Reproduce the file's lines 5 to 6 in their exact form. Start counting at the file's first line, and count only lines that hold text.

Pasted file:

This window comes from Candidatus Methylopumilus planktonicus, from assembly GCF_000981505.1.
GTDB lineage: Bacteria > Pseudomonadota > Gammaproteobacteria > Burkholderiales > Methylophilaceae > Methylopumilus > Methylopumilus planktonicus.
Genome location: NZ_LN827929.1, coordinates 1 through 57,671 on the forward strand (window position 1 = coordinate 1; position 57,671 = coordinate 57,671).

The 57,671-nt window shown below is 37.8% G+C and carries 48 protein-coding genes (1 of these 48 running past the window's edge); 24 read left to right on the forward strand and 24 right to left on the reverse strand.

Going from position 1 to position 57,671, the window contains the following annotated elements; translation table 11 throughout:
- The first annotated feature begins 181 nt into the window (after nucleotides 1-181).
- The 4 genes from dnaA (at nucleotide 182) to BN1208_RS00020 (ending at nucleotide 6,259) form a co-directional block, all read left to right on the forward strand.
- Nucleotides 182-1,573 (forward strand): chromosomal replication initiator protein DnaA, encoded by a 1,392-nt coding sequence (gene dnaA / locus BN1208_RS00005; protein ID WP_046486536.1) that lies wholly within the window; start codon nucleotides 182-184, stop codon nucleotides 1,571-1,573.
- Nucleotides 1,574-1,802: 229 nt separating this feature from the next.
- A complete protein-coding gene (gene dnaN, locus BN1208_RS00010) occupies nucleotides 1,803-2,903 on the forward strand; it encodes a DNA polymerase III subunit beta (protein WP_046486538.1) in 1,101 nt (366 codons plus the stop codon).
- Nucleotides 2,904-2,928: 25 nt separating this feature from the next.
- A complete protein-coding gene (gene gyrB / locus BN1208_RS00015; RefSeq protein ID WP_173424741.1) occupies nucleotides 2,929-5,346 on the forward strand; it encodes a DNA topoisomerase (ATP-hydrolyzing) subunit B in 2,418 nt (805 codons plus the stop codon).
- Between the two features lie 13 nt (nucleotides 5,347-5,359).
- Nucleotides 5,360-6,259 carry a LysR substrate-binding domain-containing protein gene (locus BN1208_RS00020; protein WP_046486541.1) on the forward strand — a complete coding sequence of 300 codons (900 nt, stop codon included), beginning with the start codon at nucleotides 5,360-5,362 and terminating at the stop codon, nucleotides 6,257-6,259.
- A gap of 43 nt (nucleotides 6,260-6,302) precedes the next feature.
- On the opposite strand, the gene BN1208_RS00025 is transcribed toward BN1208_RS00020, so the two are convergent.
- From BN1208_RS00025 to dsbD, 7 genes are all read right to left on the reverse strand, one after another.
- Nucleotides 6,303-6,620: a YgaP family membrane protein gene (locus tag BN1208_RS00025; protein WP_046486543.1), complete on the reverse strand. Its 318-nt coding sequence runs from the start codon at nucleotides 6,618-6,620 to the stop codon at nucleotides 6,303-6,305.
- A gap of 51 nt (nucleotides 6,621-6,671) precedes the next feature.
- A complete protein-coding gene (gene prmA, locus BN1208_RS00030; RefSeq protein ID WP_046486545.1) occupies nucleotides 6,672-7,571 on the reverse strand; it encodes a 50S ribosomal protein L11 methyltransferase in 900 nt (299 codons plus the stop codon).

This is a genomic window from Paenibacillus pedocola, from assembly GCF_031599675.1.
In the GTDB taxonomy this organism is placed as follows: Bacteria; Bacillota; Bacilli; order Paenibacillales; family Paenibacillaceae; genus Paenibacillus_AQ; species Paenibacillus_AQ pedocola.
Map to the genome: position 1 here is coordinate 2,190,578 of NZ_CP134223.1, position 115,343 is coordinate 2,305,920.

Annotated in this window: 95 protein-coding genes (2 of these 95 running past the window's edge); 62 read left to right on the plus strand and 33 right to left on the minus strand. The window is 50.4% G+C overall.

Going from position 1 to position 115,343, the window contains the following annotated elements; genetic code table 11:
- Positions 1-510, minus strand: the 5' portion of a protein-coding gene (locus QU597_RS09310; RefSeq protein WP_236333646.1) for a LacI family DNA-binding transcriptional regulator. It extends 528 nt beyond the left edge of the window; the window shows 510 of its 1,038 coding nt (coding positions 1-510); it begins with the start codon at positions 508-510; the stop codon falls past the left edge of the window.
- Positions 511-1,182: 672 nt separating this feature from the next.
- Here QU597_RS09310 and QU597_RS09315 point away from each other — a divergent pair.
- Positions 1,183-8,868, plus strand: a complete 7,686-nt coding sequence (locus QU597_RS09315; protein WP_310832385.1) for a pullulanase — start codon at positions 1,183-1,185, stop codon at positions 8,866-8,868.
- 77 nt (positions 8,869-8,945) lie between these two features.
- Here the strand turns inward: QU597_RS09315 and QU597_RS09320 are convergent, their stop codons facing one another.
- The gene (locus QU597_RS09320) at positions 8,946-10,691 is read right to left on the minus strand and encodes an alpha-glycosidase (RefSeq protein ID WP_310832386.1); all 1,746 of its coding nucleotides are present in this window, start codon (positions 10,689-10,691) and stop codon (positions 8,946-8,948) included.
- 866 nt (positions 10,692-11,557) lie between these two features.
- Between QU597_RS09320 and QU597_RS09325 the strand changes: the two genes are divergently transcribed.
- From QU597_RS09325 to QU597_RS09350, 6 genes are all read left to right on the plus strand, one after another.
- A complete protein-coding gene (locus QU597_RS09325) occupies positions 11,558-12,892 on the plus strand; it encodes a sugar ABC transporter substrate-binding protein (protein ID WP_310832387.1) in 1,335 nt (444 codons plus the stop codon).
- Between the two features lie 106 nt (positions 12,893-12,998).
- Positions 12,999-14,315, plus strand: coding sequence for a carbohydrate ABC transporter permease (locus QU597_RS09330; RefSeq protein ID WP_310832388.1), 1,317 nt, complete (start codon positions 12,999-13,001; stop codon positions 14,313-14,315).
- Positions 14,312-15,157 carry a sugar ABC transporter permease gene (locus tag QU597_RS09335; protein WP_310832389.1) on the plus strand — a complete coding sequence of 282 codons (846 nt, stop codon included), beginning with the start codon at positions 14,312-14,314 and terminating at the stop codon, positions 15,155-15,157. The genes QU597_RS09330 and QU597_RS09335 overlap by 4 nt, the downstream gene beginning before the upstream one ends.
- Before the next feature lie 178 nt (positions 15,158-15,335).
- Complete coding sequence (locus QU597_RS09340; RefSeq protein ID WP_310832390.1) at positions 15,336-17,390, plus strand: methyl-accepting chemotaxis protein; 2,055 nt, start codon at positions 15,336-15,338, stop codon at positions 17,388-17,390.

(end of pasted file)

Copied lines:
Going from position 1 to position 57,671, the window contains the following annotated elements; translation table 11 throughout:
- The first annotated feature begins 181 nt into the window (after nucleotides 1-181).